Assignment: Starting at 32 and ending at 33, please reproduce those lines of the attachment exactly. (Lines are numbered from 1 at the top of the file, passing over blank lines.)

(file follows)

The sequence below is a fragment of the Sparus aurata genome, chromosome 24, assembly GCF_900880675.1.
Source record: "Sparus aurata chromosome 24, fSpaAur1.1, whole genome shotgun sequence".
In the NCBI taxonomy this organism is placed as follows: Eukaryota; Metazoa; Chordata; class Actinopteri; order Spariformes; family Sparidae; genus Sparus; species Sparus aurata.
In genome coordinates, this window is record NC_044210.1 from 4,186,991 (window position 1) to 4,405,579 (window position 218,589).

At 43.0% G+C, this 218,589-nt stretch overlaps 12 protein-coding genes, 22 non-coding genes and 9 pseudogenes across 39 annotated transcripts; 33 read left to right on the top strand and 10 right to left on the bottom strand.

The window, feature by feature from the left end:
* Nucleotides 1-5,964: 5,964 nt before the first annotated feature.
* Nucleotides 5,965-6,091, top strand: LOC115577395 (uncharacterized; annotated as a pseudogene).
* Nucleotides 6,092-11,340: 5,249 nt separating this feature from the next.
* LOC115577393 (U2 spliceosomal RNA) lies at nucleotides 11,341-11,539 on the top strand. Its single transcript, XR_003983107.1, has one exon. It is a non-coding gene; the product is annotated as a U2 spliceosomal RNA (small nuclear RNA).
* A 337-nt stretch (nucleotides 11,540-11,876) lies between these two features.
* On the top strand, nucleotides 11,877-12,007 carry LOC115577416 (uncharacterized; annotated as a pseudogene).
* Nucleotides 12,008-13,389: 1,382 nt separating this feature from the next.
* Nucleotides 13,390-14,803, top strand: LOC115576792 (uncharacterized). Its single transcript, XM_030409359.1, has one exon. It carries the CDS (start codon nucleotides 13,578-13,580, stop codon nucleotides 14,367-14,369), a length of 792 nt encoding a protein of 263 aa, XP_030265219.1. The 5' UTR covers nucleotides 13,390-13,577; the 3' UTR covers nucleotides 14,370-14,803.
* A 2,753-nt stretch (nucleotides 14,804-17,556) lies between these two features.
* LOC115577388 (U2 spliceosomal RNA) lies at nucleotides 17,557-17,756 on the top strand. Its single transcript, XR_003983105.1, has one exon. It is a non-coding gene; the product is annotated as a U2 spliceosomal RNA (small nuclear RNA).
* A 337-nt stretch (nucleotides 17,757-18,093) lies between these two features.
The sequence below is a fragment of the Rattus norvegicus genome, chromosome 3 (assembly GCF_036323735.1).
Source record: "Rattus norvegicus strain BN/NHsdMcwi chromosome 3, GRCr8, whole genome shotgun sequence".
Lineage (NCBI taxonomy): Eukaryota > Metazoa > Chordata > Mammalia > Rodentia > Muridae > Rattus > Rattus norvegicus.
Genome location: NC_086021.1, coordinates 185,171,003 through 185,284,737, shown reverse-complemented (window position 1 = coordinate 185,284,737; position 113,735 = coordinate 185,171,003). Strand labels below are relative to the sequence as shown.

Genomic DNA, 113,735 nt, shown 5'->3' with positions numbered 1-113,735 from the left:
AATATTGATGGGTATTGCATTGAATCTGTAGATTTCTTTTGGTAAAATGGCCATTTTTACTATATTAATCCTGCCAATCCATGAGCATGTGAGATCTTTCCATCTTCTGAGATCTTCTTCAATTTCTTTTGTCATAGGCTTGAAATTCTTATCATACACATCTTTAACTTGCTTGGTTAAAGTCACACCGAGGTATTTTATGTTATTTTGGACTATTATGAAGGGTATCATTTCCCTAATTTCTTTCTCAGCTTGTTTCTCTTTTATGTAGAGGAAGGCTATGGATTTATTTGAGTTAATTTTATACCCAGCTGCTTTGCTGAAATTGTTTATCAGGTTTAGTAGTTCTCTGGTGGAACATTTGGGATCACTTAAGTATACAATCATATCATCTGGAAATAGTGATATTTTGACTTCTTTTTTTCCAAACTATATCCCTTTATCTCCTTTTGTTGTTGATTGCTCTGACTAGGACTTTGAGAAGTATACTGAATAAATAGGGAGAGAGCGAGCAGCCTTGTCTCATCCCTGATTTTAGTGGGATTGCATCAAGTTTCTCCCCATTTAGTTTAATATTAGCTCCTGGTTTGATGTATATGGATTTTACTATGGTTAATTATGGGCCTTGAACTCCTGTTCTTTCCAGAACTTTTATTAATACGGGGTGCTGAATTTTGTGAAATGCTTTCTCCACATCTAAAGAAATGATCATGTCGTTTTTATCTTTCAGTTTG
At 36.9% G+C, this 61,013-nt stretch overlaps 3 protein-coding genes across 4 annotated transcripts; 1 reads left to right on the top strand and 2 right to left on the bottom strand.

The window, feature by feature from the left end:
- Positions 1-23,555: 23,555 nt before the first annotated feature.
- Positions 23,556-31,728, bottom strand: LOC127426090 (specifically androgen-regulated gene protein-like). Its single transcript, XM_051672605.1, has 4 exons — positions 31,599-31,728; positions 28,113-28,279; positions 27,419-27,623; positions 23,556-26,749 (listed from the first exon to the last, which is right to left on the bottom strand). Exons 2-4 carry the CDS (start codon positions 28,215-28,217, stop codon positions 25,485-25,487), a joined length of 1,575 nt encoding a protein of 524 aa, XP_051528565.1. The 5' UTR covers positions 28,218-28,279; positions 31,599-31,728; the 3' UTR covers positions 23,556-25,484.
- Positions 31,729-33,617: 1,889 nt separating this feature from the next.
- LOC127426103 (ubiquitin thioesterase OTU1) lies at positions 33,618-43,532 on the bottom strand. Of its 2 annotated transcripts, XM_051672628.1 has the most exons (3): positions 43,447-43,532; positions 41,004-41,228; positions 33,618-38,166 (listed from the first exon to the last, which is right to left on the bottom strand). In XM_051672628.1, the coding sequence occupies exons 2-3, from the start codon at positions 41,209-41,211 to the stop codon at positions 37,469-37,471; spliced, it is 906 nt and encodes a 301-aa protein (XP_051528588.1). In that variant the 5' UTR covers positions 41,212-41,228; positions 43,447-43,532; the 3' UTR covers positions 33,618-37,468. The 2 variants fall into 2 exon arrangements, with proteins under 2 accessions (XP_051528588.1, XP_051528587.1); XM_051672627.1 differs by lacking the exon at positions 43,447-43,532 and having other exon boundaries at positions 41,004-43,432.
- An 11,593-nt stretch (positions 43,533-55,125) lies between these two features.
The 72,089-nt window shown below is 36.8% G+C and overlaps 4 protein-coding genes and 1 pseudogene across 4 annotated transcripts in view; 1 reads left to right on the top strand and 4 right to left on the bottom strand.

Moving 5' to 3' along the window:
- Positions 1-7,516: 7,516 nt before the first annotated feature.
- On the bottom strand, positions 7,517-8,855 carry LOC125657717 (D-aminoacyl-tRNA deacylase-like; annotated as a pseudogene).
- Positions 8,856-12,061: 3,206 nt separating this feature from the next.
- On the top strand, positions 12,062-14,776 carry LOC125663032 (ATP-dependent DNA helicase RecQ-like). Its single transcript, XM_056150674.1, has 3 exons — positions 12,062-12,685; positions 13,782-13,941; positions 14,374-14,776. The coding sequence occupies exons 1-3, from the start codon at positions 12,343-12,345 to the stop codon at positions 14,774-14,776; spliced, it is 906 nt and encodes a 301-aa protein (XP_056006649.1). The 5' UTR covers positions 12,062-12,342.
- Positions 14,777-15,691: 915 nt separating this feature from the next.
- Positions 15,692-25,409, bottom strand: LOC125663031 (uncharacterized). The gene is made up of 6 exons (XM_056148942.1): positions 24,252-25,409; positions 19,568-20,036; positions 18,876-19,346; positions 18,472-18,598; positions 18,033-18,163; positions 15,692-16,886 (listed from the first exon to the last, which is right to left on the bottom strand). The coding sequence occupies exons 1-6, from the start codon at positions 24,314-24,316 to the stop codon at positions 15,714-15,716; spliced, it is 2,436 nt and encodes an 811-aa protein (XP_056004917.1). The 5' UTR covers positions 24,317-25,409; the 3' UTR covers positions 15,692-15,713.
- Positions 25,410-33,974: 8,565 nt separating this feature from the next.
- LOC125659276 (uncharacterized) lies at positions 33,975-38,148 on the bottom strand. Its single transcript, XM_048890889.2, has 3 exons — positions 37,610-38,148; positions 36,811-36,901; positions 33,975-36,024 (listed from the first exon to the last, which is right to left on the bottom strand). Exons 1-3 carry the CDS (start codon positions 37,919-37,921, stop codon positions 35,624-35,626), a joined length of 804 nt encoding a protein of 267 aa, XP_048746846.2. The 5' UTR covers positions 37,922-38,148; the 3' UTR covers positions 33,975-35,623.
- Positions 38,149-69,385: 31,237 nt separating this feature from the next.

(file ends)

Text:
Moving 5' to 3' along the window:
- Positions 1-7,516: 7,516 nt before the first annotated feature.